Tuesday, July 6, 2010

They say that cat Shaft's a bad mother-SHUT YOUR MOUTH! I'm just talking bout Youngblood

My favourite used bookstore in the Annex just added a third floor of graphic novels, so I went to check it out. They have some awesome stuff (and a great selection of used piano books) but my favourite part was a selection of five random comic books for a buck. I picked one of the packs solely because it contained Youngblood issue 1 (or as it says on the cover, “1ST EXCITING ISSUE”). It was released in 1992. The cover alone is magnificent.

I don’t really know many of the names. Bedrock, the huge dude in the back, is like as wide across as I am tall. I don’t know what those are on his shoulders. Old Man on the left there has mutton chops to rival the venerable Isaac Asimov’s. I do not for the life of me understand the Phantom of the Opera mask the dude on the right is sporting. What is its purpose? How is it staying on? The ginger’s thighs are ENORMOUS. And then his legs get super thin and then his shins look like someone stuffed a basketball down his pants. It’s amazing.

Inside they have a helpful guide to the names. The big guy is Bedrock, presumably because he’s made of rock. The old guy is Combat, because he engages in combat. The black guy is Chapel because…um…I got nothing. The token girl is Vogue, because she reads Vogue? The Deadpool-ish robot guy is called Diehard, because he likes Bruce Willis. The ginger is called Shaft, because he is obviously a black detective.

Each comic has a little character card. Mine is Vogue. She is apparently a Russian defector who is trained in gymnastics and martial arts. She likes to use throwing knives and shurikens. Yes, shurikens are obviously Russian, why do you ask? In her civilian identity, she runs a cosmetics empire. You can tell she is a cosmetics expert because of her face paint, obvi.

The first page contracts a tragic case of the Mark Trail disease of misplaced word balloons. Shaft (aka Jeff) is out with his girlfriend. Here’s the dialogue on the first panel according to where the word balloons are:

A tile on the floor: I’m actually shopping on my lunch hour with my boyfriend. Unbelievable!
The railing of a bridge: Believe it, Shelly. I told the guys back at the office that paperwork would wait.

Then in the next panel, Jeff appears to be having a conversation with himself while his girlfriend looks on, bemused. Shelly shoehorns into the conversation that she is an assistant DA. Presumably Jeff is some sort of detective.

A purse snatcher runs through the mall and Jeff leaps over…something, with a rainbow background. I wish I had the scanning technology so you could see this panel, but it’s magnificent. His right leg looks like it’s broken. His left leg looks like it was lopped off below the knee and the (now kidney bean shaped) foot was reattached to the knee. He leaps down some stairs and tackles the purse snatcher, who is now about two feet tall.

A man with a gun is on the balcony, aiming his gun that looks nothing like any gun I’ve ever seen at Shaft. He notices the sniper and throws a pen backwards (or something, the contradicting motion lines make this hard to figure out). The rainbow background is back. The pen hits the sniper in the throat and somehow knocks him backwards off the balcony, even though he was facing the railing. So I guess he was shooting at a spider behind him, or something.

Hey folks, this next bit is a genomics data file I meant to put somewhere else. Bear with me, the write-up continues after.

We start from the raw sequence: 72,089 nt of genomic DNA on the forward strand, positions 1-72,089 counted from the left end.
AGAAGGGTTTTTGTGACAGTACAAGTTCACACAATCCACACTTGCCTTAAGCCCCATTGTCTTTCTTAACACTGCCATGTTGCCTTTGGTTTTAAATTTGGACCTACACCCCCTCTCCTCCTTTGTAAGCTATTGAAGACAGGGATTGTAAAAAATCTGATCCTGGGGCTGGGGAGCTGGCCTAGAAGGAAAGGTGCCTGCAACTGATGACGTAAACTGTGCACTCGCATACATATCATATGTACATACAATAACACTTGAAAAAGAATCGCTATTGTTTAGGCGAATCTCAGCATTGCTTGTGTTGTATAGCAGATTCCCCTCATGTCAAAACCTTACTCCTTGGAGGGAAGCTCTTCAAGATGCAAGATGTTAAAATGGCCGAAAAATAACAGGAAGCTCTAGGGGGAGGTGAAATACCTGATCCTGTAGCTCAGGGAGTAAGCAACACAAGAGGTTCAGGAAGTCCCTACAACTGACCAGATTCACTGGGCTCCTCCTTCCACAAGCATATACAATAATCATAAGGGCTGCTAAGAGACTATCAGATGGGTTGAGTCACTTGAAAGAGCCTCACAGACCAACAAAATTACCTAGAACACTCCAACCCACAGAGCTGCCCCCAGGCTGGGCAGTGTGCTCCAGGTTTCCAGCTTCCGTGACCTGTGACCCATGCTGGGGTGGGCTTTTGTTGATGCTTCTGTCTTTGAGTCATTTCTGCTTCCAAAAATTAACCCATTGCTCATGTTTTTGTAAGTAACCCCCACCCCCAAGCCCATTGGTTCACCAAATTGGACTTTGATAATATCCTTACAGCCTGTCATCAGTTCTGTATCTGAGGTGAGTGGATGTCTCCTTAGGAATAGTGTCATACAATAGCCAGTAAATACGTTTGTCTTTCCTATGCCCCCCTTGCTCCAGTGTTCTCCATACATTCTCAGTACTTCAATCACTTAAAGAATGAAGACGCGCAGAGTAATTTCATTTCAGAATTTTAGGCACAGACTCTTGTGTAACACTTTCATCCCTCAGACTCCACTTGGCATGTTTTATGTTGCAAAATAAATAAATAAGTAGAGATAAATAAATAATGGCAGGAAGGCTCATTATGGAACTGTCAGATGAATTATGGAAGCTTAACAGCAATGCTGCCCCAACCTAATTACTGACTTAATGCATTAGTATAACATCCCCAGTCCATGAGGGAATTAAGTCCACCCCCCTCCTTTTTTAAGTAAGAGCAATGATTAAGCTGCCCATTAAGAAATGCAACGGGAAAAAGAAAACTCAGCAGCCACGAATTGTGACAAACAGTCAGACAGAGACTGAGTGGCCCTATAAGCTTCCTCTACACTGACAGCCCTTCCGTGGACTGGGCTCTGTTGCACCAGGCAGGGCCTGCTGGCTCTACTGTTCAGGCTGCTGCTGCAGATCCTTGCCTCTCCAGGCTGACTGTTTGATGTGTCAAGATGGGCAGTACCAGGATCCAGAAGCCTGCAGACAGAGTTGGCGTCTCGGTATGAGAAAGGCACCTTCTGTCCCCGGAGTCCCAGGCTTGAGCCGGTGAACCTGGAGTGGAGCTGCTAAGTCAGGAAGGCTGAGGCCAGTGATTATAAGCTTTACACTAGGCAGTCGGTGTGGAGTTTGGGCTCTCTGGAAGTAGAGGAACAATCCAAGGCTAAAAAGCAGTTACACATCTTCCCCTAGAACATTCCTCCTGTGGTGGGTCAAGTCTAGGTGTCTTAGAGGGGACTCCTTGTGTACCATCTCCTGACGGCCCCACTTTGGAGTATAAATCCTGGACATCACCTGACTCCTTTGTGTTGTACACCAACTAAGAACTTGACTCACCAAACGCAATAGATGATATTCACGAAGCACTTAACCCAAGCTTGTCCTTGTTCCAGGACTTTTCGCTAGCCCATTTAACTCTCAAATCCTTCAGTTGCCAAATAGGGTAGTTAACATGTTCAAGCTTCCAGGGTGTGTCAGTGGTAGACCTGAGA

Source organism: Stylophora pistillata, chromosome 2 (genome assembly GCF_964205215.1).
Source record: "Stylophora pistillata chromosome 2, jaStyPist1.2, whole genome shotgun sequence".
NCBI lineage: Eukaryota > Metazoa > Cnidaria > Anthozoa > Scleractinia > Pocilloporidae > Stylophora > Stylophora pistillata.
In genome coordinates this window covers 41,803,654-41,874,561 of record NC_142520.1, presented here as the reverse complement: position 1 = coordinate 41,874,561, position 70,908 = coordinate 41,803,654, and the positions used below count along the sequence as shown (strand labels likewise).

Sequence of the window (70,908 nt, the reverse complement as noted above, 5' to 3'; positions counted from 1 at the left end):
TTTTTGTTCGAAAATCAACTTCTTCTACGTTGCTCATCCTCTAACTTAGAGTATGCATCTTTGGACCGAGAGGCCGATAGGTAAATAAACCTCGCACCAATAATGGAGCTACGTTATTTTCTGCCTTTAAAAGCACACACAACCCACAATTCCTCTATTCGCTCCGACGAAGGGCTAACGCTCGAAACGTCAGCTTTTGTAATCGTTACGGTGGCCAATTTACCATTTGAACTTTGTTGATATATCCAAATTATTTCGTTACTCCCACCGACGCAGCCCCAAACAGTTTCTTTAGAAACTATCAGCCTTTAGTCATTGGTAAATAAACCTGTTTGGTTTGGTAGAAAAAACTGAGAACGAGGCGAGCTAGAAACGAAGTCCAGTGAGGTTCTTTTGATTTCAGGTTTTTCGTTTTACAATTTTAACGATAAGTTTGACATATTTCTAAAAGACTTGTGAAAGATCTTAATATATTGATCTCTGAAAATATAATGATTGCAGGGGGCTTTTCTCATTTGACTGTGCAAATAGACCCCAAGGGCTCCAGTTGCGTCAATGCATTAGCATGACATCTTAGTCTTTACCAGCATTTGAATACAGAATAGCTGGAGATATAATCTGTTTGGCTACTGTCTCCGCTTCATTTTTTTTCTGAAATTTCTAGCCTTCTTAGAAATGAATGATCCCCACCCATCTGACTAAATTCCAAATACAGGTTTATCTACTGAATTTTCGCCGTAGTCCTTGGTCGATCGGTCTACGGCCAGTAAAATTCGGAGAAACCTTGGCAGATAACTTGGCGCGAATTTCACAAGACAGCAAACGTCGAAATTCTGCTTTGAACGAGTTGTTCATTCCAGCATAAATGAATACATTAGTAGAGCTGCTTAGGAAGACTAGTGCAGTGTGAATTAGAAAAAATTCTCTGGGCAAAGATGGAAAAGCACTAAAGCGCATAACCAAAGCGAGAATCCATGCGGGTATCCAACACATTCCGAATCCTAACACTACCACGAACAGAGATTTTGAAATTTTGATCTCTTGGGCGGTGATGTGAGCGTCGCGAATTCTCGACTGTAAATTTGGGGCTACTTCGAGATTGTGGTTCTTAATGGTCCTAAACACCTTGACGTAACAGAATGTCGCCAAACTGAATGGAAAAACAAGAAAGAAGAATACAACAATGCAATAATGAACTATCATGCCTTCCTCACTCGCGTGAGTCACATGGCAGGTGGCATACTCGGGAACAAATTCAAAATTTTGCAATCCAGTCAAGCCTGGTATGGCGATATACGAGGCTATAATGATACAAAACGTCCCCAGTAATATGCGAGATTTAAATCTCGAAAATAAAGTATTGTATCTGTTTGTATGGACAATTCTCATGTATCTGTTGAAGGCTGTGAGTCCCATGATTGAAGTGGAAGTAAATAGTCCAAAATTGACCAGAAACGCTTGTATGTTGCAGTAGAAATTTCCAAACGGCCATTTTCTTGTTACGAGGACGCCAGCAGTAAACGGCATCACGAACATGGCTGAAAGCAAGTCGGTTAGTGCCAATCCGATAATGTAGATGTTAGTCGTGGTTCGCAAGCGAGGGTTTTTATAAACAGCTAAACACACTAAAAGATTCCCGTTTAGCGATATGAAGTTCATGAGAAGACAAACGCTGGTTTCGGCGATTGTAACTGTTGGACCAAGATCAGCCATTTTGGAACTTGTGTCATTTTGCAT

Everyone wants to talk to Shaft, despite the fact that he just killed a man. It appears he breaks out in some kind of ballet dance move. He is hounded by journalists (of course, because journalists are always EVIL BAD VULTURES HURRRRR) and Shaft goes, “The press? The body isn’t even cold!” Yeah, when you just killed the dude, you don’t get the right to judge others.
Shaft has some pretty intense cheekbones. Like it looks like someone slashed his face. Shaft breaks out some dance moves again because someone is calling him on the Youngblood communicator.

I would never have noticed this if I didn’t read it on a website somewhere, but Rob Liefeld really, really hates feet. They are always either blocked from view or very tiny.

Now we switch to Bedrock, who is eating what looks like that weird green potion thing from Troll 2. Diehard telepathically (or something) figures out they need him and flies off. Chapel is in bed with a girl, and the whole sequence is very confusing, but it’s explained well here.

Shaft asks what’s going on and Anonymous Mission Control Girl informs them that their transport vehicles are under attack and yells by who: “IT’S STRONGARM AND GAGE!!! THE FOUR!” You know it’s serious because everyone has their teeth clenched SO HARD.

I got all excited because I thought Juggernaut was attacking Youngblood, except he’s not. Sad. His thigh is wider than his waist. Has Liefeld even seen a human being? I understand the urge to make your men manly; it’s a comic book, go for it. But at least make them proportionate. I promise, it’s possible. Off the top of my head, Ed McGuinness and Jim Lee can both manage it.
Two generic villains show up. One has a long ponytail that is waving around like Medusa’s snakes. I can’t even describe the girls villain’s outfit but here are some phrases for you: canary yellow, shoulder pads, and thunder thighs.

Anyway, Diehard attacks Juggernaut-lite and I can’t really describe what he’s doing. He leaps from above and kind of twists himself into a U. His legs are bent back way farther than they should be. In the next panel, his leg appears to be approximately two miles long. The next page features a very unappealing splash of Youngblood and some dudes with fat thighs in the back.

There’s another half to this book, but I can’t face it right now. True story: when I went to write “this” just now I accidentally wrote “shi” and then stopped. Freudian slip, I guess.

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